Date Published: June 11, 2019
Publisher: Public Library of Science
Author(s): Glenn Pauwelyn, Lise Vlerick, Robrecht Dockx, Jeroen Verhoeven, Andre Dobbeleir, Kathelijne Peremans, Ingeborg Goethals, Tim Bosmans, Christian Vanhove, Filip De Vos, Ingeborgh Polis, Juri G. Gelovani.
Numerous studies have shown that the serotonin1A (5-HT1A) receptor is implicated in the pathophysiology and treatment of several psychiatric and neurological disorders. Furthermore, functional imaging studies in a variety of species have demonstrated that 4-(2´-Methoxyphenyl)-1-[2´-(N-2´´-pyridinyl)-p- [18F]fluorobenzamidoethylpiperazine ([18F]MPPF) is a valid and useful PET tracer to visualize the 5HT1A receptor. However, to our knowledge, [18F]MPPF has never been demonstrated in the canine brain. The ability to image the 5HT1A receptor with PET in dogs could improve diagnosis and therapy in both canine and human behavioural and neuropsychiatric disorders. To examine the potential use of [18F]MPPF in dogs, five healthy adult laboratory beagles underwent a 60-minutes dynamic PET scan with [18F]MPPF while arterial blood samples were taken. For each region of interest, total distribution volume (VT) and corresponding binding potential (BPND) were calculated using the 1-tissue compartment model (1-TC), 2-Tissue compartment model (2-TC) and Logan plot. The preferred model was chosen based on the goodness-of-fit, calculated with the Akaike information criterium (AIC). Subsequently, the BPND values of the preferred compartment model were compared with the estimated BPND values using three reference tissue models (RTMs): the 2-step simplified reference tissue model (SRTM2), the 2-parameter multilinear reference tissue model (MRTM2) and the Logan reference tissue model. According to the lower AIC values of the 2-TC model compared to the 1-TC in all ROIs, the 2-TC model showed a better fit. Calculating BPND using reference tissue modelling demonstrated high correlation with the BPND obtained by metabolite corrected plasma input 2-TC. This first-in-dog study indicates the results of a bolus injection with [18F]MPPF in dogs are consistent with the observations presented in the literature for other animal species and humans. Furthermore, for future experiments, compartmental modelling using invasive blood sampling could be replaced by RTMs, using the cerebellum as reference region.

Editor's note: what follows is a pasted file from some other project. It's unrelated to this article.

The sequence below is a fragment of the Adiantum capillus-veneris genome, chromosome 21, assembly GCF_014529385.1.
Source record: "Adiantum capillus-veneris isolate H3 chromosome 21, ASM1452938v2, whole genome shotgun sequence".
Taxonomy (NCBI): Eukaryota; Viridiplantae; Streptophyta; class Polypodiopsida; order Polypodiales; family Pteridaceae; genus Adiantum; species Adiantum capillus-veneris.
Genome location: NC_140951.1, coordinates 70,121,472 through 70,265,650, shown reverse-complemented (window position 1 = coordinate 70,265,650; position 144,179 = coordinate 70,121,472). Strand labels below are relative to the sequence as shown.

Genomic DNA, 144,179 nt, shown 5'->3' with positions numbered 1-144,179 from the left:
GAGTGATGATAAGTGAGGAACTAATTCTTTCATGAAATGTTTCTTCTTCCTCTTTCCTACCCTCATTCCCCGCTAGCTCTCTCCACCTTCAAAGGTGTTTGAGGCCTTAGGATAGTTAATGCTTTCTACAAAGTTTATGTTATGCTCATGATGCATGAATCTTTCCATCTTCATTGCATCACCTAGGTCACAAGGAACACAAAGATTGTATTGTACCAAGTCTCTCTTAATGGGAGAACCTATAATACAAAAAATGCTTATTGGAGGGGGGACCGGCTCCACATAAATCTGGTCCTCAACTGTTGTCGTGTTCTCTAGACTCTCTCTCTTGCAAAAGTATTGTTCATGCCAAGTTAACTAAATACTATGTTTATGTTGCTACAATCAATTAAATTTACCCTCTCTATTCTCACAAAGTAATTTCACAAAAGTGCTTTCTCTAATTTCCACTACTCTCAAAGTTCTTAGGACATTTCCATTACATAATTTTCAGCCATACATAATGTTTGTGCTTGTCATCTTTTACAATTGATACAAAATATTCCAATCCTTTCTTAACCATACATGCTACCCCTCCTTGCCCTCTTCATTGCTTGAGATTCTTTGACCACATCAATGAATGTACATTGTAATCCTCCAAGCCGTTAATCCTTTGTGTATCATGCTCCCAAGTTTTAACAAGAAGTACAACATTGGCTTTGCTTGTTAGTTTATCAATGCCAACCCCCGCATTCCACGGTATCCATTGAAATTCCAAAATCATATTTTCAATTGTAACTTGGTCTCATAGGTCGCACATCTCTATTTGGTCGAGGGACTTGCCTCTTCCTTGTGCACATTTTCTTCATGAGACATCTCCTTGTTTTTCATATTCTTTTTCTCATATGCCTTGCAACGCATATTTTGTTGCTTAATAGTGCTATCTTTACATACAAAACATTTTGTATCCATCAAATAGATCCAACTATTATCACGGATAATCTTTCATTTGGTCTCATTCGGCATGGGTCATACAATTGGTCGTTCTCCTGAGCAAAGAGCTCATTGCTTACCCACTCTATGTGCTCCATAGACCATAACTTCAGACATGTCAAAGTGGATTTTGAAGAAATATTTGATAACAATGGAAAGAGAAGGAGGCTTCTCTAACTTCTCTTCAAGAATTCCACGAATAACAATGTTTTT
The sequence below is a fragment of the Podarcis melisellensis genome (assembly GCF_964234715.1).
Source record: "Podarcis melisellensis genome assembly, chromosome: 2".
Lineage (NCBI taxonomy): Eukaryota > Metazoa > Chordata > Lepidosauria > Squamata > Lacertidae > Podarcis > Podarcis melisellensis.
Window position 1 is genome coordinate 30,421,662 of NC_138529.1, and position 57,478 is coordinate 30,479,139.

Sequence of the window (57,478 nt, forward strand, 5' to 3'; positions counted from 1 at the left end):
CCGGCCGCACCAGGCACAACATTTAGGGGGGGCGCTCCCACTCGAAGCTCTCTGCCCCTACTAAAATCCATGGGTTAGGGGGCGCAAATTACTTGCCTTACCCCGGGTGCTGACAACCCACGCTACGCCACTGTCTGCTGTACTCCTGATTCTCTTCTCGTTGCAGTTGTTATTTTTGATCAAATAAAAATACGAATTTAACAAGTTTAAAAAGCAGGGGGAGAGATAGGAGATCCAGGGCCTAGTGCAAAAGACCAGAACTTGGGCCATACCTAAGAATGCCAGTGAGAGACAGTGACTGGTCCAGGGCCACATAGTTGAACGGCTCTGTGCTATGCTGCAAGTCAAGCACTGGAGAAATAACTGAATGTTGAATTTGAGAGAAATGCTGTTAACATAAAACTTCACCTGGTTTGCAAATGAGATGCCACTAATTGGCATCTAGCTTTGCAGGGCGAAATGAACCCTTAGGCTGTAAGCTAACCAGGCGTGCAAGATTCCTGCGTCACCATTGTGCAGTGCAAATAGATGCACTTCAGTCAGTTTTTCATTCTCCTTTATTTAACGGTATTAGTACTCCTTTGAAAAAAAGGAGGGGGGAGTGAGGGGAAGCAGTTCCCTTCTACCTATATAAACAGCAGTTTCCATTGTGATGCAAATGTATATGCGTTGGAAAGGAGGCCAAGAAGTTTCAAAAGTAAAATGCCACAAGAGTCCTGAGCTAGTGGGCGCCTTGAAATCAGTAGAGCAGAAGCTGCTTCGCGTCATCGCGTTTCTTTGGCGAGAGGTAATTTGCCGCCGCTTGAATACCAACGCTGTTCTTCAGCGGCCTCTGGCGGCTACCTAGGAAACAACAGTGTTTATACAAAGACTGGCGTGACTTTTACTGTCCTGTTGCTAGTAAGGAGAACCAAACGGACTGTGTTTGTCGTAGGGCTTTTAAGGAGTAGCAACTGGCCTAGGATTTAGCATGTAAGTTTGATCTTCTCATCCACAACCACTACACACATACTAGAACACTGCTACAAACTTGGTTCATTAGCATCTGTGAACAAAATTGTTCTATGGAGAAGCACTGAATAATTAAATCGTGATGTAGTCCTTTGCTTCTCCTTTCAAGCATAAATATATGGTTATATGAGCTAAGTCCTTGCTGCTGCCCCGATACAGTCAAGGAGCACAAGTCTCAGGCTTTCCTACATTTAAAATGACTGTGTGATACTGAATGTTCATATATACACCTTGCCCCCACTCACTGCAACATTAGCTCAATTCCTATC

The serotonin1A (5-HT1A) receptor is a G-protein-coupled receptor and is believed to be one of the most important 5-HT receptor subtypes [1–3]. Two different 5-HT1A receptor populations can be found in the mammalian brain [4–8]. The first population is located in the raphe nucleus and has an auto-receptor function that inhibits serotonin release at the nerve terminals. The second population is highly abundant in cortico-limbic areas, were it acts as post-synaptic receptor [2,9].
To our knowledge, this is the first study that examines the use of [18F]MPPF as PET-tracer to image the 5HT1A receptor in the canine brain.
This study describes the first step in the visualisation and quantification of the 5HT1A receptor using a bolus injection of [18F]MPPF in dogs. The results are consistent with the observations presented in the literature for other animal species and humans. The kinetics of [18F]MPPF in the canine brain could be best described by a 2-TC model. Furthermore, for future experiments, compartmental modelling using invasive blood sampling could be replaced by RTMs, using the cerebellum as reference region. This could be of great value for future experiments analysing the function of the 5HT1A receptor, improving both diagnosis and therapy in canine and human behavioural and neuropsychiatric disorders.